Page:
Vincent Van Gogh was obsessed with the pigments in his paints, and he knew as much or more about their composition and vulnerability as many of his contemporaries. So it is a tragic irony that many of the bright red and yellow pigments van Gogh used on his masterpieces are fading or changing color with time.
Pigment breakdown is, of course, not just a problem with van Gogh’s oeuvre: He was using many of the same pigments as other late-19th-century Northern European artists such as Pierre-Auguste Renoir or James Ensor. “You can safely say that many works from that period have probably been affected in some way by similar pigment issues,” says Ella Hendriks, senior conservator at the Van Gogh Museum, in Amsterdam.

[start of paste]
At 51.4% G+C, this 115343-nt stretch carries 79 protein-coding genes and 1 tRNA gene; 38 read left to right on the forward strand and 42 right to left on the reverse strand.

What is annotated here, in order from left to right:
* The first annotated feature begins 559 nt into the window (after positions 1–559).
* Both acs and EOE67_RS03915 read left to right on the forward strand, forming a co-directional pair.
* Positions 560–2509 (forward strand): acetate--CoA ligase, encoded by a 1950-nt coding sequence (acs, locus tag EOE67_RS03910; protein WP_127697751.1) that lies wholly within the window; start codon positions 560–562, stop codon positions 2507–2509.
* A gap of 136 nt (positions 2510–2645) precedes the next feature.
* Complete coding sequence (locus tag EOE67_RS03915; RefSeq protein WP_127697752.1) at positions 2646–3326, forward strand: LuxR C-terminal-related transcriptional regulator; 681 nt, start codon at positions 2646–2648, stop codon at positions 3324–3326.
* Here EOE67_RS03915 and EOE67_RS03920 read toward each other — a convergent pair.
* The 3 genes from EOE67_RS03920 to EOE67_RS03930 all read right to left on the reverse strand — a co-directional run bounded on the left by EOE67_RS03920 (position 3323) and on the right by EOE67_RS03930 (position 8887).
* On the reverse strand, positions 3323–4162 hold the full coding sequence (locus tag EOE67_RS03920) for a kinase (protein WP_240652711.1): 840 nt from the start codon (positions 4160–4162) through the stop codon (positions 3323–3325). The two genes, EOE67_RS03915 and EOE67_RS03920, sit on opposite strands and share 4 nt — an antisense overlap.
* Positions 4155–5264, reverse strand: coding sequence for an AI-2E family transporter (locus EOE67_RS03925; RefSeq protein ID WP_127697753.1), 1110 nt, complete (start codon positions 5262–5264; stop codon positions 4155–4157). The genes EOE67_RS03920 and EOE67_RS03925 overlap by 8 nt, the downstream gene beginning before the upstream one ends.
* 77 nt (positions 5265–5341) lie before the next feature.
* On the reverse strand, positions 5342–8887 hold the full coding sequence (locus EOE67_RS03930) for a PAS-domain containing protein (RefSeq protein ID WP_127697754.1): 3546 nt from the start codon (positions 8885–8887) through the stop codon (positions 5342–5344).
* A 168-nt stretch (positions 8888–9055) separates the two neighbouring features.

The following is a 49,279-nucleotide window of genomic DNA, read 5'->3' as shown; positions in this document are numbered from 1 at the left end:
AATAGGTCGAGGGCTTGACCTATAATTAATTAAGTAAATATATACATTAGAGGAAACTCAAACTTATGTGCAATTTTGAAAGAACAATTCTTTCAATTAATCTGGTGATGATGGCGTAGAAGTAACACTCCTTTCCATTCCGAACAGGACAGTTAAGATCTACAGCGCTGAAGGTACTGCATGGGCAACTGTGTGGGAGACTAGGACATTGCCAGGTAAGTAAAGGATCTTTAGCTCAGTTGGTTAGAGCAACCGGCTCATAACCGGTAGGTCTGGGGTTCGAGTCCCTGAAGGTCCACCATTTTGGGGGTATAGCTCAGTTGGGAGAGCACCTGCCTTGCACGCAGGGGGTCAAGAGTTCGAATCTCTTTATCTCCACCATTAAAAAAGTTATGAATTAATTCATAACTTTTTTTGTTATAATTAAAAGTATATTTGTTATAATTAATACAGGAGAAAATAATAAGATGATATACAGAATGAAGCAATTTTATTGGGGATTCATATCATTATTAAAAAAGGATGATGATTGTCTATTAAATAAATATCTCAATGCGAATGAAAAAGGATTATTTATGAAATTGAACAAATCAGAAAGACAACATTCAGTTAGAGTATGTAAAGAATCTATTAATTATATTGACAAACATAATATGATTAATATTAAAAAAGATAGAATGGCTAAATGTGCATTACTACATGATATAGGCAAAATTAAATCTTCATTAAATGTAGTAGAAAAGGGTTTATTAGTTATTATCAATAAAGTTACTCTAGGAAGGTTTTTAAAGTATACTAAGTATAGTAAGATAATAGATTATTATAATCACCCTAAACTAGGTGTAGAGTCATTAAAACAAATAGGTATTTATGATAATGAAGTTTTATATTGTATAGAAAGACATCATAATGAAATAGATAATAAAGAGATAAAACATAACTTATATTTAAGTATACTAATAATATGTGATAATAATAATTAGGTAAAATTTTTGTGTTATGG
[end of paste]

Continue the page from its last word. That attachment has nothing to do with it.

Yet the artwork of van Gogh has become a lens through which scientists study pigment degradation. He was a prolific painter—in the 10 years he was active as an artist, van Gogh produced nearly 1,000 paintings. He was also a prolific writer: In letters to family and friends, he discussed in detail the pigments he purchased and the colors of his newly painted canvases. These written records are a valuable starting point for scientific inquiry.
As a result, van Gogh’s canvases have led to multiple discoveries about the breakdown of fragile—or what conservators call “fugitive”—pigments. What follows is a series of vignettes about how analysis of his paintings has helped illuminate chemical degradation pathways in age-old pigments and how this research informs display and conservation practices for van Gogh’s inimitable masterpieces and other artworks of his time.